Marijuana growing

Advocates of legalizing marijuana use for adults in Delaware are aiming to set the record straight on some myths and facts behind the issue.

A virtual panel discussion about marijuana, “Myths vs. Facts,” was held recently, seeking to address some of the concerns about the impact that legalization of marijuana for use by adults would have in Delaware. Delaware House Bill 150 would legalize recreational use of cannabis by those 21 or older.

Members of the panel included one of the bill’s sponsors, state Rep. Ed Osienski, as well as Paul Armentano, deputy director of NORML, a national marijuana advocacy organization, and Dr. David Nathan, a practicing psychiatrist and the founder of Doctors for Cannabis Regulation.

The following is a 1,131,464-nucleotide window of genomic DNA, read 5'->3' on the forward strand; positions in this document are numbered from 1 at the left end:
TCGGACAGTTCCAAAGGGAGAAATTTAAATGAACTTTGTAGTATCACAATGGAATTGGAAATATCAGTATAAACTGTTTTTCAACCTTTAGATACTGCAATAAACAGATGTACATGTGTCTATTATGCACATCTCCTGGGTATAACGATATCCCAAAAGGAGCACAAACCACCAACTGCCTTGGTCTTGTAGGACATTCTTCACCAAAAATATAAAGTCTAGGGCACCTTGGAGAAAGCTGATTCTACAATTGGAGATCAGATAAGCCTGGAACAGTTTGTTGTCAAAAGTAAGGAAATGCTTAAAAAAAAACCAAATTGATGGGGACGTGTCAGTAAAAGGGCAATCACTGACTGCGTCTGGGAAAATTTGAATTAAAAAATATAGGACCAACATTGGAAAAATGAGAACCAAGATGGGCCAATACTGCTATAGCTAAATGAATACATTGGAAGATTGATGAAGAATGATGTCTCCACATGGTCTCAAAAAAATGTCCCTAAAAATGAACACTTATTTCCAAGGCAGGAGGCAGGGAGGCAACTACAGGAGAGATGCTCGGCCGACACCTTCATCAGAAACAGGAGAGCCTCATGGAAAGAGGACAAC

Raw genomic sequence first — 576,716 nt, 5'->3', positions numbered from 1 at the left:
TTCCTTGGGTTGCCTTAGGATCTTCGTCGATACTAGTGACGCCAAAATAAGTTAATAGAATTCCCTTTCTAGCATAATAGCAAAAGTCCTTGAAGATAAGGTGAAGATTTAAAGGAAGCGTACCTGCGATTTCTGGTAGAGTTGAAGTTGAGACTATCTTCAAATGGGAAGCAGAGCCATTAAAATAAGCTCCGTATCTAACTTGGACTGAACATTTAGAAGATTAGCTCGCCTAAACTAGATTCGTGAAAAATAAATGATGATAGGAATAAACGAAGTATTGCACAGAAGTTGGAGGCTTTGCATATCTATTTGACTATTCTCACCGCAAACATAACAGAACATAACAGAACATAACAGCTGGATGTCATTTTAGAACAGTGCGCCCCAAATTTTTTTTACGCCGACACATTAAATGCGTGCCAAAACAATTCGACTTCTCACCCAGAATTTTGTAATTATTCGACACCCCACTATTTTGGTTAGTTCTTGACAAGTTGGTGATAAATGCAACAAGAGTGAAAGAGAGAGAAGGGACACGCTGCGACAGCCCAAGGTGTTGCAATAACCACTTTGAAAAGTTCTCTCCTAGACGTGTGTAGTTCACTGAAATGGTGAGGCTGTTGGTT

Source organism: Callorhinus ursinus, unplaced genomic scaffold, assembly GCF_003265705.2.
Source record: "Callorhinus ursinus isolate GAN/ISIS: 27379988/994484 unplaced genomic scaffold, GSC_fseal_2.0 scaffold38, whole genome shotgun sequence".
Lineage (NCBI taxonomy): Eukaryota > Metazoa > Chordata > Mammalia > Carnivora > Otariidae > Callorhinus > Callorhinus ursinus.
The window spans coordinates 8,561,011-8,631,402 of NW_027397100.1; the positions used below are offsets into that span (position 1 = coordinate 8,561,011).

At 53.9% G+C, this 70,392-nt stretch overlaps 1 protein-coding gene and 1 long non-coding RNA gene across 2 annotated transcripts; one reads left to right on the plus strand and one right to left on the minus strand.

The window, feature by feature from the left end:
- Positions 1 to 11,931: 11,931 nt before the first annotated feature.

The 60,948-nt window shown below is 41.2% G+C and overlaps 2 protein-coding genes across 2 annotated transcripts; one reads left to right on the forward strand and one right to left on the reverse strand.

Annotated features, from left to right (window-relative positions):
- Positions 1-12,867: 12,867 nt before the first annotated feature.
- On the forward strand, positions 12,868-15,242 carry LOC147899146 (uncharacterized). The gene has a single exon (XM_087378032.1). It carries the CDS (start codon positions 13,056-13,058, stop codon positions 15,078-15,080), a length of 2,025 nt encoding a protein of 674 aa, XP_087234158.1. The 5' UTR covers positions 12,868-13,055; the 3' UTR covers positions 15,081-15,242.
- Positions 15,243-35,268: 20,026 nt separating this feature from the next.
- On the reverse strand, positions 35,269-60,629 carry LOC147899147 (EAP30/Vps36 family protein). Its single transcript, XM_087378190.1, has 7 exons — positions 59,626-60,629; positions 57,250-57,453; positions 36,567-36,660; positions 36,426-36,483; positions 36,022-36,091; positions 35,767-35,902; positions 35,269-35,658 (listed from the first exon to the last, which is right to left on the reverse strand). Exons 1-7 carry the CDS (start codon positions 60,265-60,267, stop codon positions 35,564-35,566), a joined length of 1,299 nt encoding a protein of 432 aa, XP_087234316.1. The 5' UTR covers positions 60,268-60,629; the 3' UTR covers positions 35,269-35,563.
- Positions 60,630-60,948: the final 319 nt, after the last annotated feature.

The event was sponsored by Delaware’s Cannabis Policy Coalition, which includes the Delaware Cannabis Advocacy Network (DeCAN), Delaware NORML and 20 other organizations.

Armentano started the discussion by addressing concerns about safety issues under legalization.

“The reality is that we all share those concerns. I drive on the same roads, my family drives on the same roads. We all want safe roads,” Armentano said. “We have multiple studies that have tracked motor vehicle accident rates in states like Washington and Colorado in the years immediately prior to and the years following the enactment of cannabis legalization.”

When statistics in those states are compared with similar states that have not changed their marijuana policies, he said, “What we see is that the trends in legal states like Colorado, Washington, Oregon and California are generally no different than the traffic safety trends in other states that haven’t changed their marijuana laws.”